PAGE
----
Why Republicans want to save parts of the Obama jobs bill

The Senate rejected the Obama jobs bill last week, but both Senate Democrats and House Republicans are trying to resurrect parts of it. Problem is, they can't agree on which parts.

Manuel Balce Ceneta/AP
Treasury Secretary Timothy Geithner talks to Sen. Olympia Snowe (R) of Maine on Capitol Hill in Washington Tuesday after a hearing on the Small Business Jobs Act of 2010.

In a bid to salvage elements of President Obama’s jobs bill, Senate Democrats propose starting with a $35 billion aid package to help teachers, police, firefighters.

It’s popular with the public and teachers unions, but Republicans call the bill – especially its 0.5 percent tax hike on income over $1 million – a jobs killer.

House Republicans are taking the opposite tack. When the House returns next week, majority leader Eric Cantor (R) of Virginia says that the House will take up a jobs bill to repeal a 3 percent tax on private sector businesses that contract with the government.

Both proposals were in President Obama’s jobs bill, which failed even to make it to the floor of the Senate for a vote last week. But they appeal to different constituencies and are rooted in sharply different visions of what will get the economy rolling again.

For Democrats, it’s a jolt to the public sector, especially hiring or preventing the layoff of some 300,000 teachers.

“The choice is very stark with our colleagues across the aisle,” said Sen. Charles Schumer (D) of New York, in a briefing on Tuesday. “Do you want to employ teacher and firefighters, or do you want to protect those who make over a million dollars a year from paying a small amount more in taxes?

For Republicans, it’s listening to what private-sector businesses say that they need to start investing and hiring again, especially tax cuts and less government regulation.

“You’ve got to work with [small businesses] on the things they care about – taxes and regulation – and we’ve got to do it now,” said Sen. Olympia Snowe (R) of Maine, the ranking member on the Senate Committee on Small Business and Entrepreneurship, at a hearing with Treasury Secretary Timothy Geithner on Tuesday. “They’re the job creators,” she added.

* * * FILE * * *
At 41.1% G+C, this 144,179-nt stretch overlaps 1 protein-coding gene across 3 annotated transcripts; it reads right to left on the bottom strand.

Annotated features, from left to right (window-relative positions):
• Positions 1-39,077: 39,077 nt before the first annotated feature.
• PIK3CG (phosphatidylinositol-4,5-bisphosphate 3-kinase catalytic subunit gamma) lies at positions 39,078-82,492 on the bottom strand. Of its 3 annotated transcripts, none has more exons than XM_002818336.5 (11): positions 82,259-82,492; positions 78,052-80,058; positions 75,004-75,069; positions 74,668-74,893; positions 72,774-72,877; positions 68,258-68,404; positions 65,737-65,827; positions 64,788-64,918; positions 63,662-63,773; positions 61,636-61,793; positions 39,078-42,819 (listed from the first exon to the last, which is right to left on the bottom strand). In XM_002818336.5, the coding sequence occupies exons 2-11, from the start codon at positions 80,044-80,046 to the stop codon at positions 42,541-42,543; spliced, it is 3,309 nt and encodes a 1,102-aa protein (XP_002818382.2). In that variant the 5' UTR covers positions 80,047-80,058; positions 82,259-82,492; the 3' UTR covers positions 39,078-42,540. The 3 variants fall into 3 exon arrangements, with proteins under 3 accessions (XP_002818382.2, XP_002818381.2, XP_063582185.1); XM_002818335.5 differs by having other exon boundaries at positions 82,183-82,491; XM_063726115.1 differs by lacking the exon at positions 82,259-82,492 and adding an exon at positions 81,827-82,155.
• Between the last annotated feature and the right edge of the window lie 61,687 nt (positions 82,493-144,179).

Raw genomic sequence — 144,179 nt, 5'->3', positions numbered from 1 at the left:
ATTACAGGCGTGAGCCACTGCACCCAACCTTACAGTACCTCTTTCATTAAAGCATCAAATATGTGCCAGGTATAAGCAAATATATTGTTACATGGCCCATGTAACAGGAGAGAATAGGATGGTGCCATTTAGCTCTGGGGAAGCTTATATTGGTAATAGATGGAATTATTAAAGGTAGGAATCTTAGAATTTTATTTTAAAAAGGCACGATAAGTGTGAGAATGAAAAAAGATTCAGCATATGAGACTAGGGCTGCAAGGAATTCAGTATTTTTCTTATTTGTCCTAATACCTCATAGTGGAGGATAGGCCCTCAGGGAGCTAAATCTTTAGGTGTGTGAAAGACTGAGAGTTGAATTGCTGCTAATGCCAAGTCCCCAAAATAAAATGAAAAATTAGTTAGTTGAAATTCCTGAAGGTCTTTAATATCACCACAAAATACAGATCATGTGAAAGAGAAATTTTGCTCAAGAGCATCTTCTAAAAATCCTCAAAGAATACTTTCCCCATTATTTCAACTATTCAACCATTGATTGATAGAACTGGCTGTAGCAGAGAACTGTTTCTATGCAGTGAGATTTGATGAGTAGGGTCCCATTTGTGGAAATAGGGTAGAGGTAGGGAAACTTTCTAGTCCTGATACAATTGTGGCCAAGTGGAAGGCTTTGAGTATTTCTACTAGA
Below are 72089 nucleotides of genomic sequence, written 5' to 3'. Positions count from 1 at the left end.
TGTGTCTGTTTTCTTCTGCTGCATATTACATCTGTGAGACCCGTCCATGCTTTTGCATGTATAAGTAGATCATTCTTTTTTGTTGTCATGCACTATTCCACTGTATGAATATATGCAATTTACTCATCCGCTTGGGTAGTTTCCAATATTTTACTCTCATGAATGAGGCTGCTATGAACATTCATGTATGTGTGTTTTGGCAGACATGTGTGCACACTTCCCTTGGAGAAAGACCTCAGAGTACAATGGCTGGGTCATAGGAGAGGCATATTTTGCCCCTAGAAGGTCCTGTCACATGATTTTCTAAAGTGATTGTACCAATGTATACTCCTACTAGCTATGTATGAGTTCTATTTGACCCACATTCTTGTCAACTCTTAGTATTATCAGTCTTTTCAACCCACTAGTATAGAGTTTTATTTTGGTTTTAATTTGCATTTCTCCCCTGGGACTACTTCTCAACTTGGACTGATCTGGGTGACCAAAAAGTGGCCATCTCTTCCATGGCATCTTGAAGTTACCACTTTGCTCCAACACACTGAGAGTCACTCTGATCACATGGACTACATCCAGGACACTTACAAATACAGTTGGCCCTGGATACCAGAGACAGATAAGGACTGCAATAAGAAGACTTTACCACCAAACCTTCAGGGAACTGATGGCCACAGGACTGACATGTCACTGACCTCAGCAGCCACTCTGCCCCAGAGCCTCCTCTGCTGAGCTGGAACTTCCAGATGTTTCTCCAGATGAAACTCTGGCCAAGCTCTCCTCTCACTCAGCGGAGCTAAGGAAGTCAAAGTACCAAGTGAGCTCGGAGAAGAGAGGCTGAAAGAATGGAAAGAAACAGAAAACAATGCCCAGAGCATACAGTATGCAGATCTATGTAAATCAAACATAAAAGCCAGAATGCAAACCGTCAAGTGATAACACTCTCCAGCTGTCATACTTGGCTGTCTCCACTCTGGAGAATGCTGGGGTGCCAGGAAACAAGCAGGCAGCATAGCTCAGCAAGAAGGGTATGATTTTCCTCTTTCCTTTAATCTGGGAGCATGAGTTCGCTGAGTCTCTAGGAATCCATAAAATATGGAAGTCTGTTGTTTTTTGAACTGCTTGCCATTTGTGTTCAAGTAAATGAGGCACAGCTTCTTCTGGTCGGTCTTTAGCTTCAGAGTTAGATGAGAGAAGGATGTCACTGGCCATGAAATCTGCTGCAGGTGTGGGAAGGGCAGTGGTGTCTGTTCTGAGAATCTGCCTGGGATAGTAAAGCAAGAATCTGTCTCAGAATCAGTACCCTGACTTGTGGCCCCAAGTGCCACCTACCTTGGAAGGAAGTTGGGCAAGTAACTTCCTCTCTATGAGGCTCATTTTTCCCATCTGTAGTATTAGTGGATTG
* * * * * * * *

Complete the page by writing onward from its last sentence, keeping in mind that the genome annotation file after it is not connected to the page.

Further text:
The Teachers and First Responders Back to Work Act is the first of four bills repackaged from the Obama jobs bill, which fell short in a key procedural vote on Oct. 11. Some 3 of 4 Americans, including 63 percent of Republicans, favor federal funding to states to help teachers and first responders, according to a CNN poll released Monday.

“I think the country understands that Washington doesn’t create jobs,” said Congressman Cantor in an interview on Fox News Sunday. The $789 billion stimulus plan that Democrats passed in 2009 “sustained jobs for about a year and then the states were faced with billions of dollars in debt once that year was over with,” he added.

Instead, GOP lawmakers are pushing the Senate to take action on more than a dozen House bills, now pending, that aim to promote job creation by curbing financial and environmental regulation. On Friday, the House voted to block pending rules to regulate coal ash. The measured passed, 267 to 144, with 37 Democrats voting in support of the bill.

Stumping for his jobs bill in North Carolina, President Obama dismissed the GOP claim that cutting regulation would create jobs. "The Republican plan says what's standing between us and full employment are laws that keep companies from polluting our air and our water," he said at a rally in Millers Creek.

"Our plan, on the other hand, says, Let's put construction workers back to work rebuilding our roads and bridges and schools," he added.

Responding on the floor of the Senate on Tuesday, Senate Republican leader Mitch McConnell of Kentucky said: “Let’s try a new idea for a change. Let’s try something that might actually work.”

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